Posted by George Shaw on Dec 31, 2016
Final Update for grant: RNA-mediated Epigenetic Silencing of D4Z4 repeats: Implications for targeted therapy for FSHD
Jong Won Lim, postdoctoral fellow
Mentors: Galina Filippova, PhD and Stephen Tapscott, MD, PhD
Facioscapulohumeral muscular dystrophy (FSHD) is caused by incomplete repression of the D4Z4 macrosatellite repeat array on the disease-permissive chromosome 4q that results in aberrant expression of DUX4, the candidate FSHD gene imbedded within the D4Z4 repeat. With support by the Friends of FSH Research Funding, we have previously shown that the small RNA processing machinery including AGO2 and DICER1 is required for maintenance of the D4Z4/DUX4 epigenetic silencing and that exogenous D4Z4 small RNA mimics can trigger the D4Z4 repeat epigenetic silencing and inhibit DUX4 expression in FSHD muscle cells. However, it still remains unclear how insufficient RNA-mediated gene silencing contributes D4Z4/DUX4 de-repression in FSHD and what other factors and D4Z4 noncoding RNAs are implicated in RNA-mediated epigenetic silencing. The manuscript ‘DICER/AGO-dependent epigenetic silencing of D4Z4 repeats enhanced by exogenous siRNA suggests mechanisms and therapies for FSHD’ has been published in Human Molecular Genetics.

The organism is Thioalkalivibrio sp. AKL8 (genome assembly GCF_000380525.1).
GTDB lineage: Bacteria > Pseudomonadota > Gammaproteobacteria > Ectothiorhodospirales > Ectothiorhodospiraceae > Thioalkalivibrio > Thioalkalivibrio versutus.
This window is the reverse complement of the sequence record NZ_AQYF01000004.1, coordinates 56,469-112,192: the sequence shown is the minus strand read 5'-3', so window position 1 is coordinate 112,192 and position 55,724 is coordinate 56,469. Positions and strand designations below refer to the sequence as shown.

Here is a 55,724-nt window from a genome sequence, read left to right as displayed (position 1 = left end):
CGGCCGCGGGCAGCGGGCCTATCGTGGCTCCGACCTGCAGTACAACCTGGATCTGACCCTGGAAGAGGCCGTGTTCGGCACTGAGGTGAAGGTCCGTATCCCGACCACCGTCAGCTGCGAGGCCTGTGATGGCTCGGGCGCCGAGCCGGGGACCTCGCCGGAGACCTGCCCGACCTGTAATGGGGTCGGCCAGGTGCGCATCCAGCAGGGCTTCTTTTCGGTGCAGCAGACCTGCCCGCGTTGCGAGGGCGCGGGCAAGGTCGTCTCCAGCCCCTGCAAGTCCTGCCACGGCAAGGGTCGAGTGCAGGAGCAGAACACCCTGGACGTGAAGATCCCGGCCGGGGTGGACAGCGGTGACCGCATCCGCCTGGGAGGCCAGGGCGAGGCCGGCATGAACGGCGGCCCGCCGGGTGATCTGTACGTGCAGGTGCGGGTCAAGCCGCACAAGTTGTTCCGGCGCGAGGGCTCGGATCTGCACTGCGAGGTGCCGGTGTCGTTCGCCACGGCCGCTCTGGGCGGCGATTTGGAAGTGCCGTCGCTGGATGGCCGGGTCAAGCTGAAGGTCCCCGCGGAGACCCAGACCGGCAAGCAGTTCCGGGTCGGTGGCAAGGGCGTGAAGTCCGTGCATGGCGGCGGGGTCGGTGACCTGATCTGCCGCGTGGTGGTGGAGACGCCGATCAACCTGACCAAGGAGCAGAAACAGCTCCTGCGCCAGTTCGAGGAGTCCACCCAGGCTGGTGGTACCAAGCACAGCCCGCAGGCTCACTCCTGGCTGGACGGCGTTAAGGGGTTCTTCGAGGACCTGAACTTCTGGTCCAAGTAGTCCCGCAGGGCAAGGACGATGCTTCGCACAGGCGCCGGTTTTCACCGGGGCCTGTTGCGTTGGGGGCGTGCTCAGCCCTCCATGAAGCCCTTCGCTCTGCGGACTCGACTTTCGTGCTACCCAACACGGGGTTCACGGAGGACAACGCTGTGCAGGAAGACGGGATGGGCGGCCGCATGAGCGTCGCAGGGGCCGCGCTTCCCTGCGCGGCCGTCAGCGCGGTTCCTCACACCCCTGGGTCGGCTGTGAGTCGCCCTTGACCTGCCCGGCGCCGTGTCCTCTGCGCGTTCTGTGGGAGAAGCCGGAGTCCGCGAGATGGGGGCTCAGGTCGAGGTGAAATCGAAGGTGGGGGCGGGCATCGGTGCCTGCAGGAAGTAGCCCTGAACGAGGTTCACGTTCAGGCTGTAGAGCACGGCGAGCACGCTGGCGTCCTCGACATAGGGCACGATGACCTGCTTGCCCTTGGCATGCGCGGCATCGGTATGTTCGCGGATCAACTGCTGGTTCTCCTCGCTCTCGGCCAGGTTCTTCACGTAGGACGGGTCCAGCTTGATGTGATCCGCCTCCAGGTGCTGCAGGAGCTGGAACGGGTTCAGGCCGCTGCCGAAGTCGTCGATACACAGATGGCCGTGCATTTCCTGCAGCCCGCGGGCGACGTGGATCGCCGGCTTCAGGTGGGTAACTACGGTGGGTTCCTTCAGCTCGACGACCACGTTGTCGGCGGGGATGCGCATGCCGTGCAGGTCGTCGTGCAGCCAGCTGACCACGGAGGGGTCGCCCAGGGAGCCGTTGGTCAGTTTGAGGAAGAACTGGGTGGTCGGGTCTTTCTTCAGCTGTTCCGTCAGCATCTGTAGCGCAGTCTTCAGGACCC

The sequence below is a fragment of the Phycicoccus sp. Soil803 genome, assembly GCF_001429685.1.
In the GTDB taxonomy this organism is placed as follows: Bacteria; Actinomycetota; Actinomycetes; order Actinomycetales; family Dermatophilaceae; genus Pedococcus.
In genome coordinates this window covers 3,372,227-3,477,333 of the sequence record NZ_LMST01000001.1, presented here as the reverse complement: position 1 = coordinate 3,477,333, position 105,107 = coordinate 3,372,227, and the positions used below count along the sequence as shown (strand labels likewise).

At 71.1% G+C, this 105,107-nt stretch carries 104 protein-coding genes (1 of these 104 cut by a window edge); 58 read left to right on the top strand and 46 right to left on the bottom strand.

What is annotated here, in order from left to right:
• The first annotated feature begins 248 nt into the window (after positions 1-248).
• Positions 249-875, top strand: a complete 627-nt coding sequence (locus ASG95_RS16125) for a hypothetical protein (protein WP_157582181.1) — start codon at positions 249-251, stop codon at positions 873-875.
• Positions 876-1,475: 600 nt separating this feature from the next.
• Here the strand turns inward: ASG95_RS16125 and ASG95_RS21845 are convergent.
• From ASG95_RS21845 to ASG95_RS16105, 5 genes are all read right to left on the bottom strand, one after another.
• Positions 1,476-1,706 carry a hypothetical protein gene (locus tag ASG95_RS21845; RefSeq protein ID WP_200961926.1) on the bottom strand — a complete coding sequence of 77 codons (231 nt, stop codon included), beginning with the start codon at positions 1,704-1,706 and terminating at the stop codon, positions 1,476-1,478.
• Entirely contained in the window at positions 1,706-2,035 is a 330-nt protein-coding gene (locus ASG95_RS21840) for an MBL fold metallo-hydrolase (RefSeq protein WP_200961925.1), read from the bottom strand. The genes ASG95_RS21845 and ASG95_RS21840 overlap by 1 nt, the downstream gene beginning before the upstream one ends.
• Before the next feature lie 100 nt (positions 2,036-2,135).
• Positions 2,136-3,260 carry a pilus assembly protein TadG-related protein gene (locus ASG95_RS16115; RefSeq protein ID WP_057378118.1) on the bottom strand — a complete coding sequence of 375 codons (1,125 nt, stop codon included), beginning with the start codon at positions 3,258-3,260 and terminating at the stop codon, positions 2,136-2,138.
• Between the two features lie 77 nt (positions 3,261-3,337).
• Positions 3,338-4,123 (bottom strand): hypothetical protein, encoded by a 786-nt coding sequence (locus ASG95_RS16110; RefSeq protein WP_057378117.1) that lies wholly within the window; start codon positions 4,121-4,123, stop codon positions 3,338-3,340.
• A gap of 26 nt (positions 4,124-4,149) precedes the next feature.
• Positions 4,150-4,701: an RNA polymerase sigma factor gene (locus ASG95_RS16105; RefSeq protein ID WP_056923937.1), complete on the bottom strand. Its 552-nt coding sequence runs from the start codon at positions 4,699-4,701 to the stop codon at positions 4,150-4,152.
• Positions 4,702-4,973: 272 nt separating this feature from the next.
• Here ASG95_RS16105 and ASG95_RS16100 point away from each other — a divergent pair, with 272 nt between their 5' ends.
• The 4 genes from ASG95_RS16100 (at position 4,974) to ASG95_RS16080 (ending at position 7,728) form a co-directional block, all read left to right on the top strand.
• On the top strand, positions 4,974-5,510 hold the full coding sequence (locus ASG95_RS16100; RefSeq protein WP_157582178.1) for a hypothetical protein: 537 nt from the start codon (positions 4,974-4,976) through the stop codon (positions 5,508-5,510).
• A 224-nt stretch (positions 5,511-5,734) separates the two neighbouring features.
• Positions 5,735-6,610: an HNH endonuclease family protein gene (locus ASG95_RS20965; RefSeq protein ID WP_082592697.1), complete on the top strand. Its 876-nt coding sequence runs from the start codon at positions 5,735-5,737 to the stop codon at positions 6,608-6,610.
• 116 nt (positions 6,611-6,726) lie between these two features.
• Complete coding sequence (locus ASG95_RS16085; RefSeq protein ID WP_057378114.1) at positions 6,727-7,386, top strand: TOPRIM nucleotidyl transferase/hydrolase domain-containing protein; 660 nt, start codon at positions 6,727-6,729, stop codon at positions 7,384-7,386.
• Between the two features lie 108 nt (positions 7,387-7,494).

In this project, we have demonstrated that two epigenetic marks of RNA-mediated gene silencing, AGO2 enrichment and H3K9me3 level, are decreased at D4Z4 in FSHD. We have shown that in addition to AGO/DICER, modifying factors are required for D4Z4 silencing. We have also shown that SMCHD1, a gene necessary for silencing the D4Z4 region and that causes FSHD2 when mutated, does not affect AGO recruitment to the D4Z4. By using additional siRNAs targeting either sense or antisense strand, we mapped strand specificity of siRNA-mediated DUX4 silencing and defined which strand should be targeted by exogenous small RNAs to efficiently silence DUX4 expression. These findings will be instrumental for identifying efficient therapeutic targets for long-term epigenetic silencing of DUX4. To identify endogenous small RNAs potentially related to D4Z4/DUX4 silencing and FSHD pathology, we performed whole genome small RNA sequencing, and found several types of small noncoding RNAs including microRNAs that were differentially expressed in FSHD2 muscle cells. These may provide new insight into the mechanisms of FSHD pathobiology and may be used for potential biomarkers and/or therapeutic targets for FSHD.